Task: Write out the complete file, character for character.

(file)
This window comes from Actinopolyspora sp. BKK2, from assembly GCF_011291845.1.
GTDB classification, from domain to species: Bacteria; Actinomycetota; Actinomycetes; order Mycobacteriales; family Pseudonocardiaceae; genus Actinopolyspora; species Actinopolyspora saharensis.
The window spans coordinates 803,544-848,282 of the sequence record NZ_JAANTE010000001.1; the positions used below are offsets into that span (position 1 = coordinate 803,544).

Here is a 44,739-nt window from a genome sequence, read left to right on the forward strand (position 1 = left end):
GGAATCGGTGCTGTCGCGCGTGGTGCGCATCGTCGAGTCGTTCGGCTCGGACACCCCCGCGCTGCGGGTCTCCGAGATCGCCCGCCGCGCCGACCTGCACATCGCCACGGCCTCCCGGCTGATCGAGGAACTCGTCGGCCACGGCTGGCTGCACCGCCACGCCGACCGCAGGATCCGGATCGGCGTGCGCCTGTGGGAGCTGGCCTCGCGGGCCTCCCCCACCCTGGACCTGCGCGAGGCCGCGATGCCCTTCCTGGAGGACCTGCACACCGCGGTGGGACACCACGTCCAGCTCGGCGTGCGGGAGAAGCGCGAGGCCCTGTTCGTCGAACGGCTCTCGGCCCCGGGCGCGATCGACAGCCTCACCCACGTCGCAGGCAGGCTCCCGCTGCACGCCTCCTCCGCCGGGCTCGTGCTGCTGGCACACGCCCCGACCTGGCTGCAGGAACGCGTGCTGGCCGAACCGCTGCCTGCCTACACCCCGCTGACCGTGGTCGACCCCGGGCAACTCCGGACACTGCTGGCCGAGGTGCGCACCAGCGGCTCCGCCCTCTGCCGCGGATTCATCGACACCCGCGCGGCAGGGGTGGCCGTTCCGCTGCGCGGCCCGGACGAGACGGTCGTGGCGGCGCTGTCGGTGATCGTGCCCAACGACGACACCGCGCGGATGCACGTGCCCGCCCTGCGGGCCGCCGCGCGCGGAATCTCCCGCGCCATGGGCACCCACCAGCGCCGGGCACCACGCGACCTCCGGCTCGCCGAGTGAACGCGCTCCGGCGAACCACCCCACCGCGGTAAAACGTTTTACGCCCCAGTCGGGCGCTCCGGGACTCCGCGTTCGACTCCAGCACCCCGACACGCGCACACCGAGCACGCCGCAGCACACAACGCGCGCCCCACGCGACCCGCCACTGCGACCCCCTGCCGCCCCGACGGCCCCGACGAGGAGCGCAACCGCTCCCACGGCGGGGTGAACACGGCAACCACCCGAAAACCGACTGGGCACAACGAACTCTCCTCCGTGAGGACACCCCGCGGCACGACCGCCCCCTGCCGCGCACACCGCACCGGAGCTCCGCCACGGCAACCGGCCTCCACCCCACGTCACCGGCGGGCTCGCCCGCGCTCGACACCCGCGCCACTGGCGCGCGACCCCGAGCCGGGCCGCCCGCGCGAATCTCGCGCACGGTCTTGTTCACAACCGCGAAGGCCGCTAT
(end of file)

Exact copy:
This window comes from Actinopolyspora sp. BKK2, from assembly GCF_011291845.1.
GTDB classification, from domain to species: Bacteria; Actinomycetota; Actinomycetes; order Mycobacteriales; family Pseudonocardiaceae; genus Actinopolyspora; species Actinopolyspora saharensis.
The window spans coordinates 803,544-848,282 of the sequence record NZ_JAANTE010000001.1; the positions used below are offsets into that span (position 1 = coordinate 803,544).

Here is a 44,739-nt window from a genome sequence, read left to right on the forward strand (position 1 = left end):
GGAATCGGTGCTGTCGCGCGTGGTGCGCATCGTCGAGTCGTTCGGCTCGGACACCCCCGCGCTGCGGGTCTCCGAGATCGCCCGCCGCGCCGACCTGCACATCGCCACGGCCTCCCGGCTGATCGAGGAACTCGTCGGCCACGGCTGGCTGCACCGCCACGCCGACCGCAGGATCCGGATCGGCGTGCGCCTGTGGGAGCTGGCCTCGCGGGCCTCCCCCACCCTGGACCTGCGCGAGGCCGCGATGCCCTTCCTGGAGGACCTGCACACCGCGGTGGGACACCACGTCCAGCTCGGCGTGCGGGAGAAGCGCGAGGCCCTGTTCGTCGAACGGCTCTCGGCCCCGGGCGCGATCGACAGCCTCACCCACGTCGCAGGCAGGCTCCCGCTGCACGCCTCCTCCGCCGGGCTCGTGCTGCTGGCACACGCCCCGACCTGGCTGCAGGAACGCGTGCTGGCCGAACCGCTGCCTGCCTACACCCCGCTGACCGTGGTCGACCCCGGGCAACTCCGGACACTGCTGGCCGAGGTGCGCACCAGCGGCTCCGCCCTCTGCCGCGGATTCATCGACACCCGCGCGGCAGGGGTGGCCGTTCCGCTGCGCGGCCCGGACGAGACGGTCGTGGCGGCGCTGTCGGTGATCGTGCCCAACGACGACACCGCGCGGATGCACGTGCCCGCCCTGCGGGCCGCCGCGCGCGGAATCTCCCGCGCCATGGGCACCCACCAGCGCCGGGCACCACGCGACCTCCGGCTCGCCGAGTGAACGCGCTCCGGCGAACCACCCCACCGCGGTAAAACGTTTTACGCCCCAGTCGGGCGCTCCGGGACTCCGCGTTCGACTCCAGCACCCCGACACGCGCACACCGAGCACGCCGCAGCACACAACGCGCGCCCCACGCGACCCGCCACTGCGACCCCCTGCCGCCCCGACGGCCCCGACGAGGAGCGCAACCGCTCCCACGGCGGGGTGAACACGGCAACCACCCGAAAACCGACTGGGCACAACGAACTCTCCTCCGTGAGGACACCCCGCGGCACGACCGCCCCCTGCCGCGCACACCGCACCGGAGCTCCGCCACGGCAACCGGCCTCCACCCCACGTCACCGGCGGGCTCGCCCGCGCTCGACACCCGCGCCACTGGCGCGCGACCCCGAGCCGGGCCGCCCGCGCGAATCTCGCGCACGGTCTTGTTCACAACCGCGAAGGCCGCTAT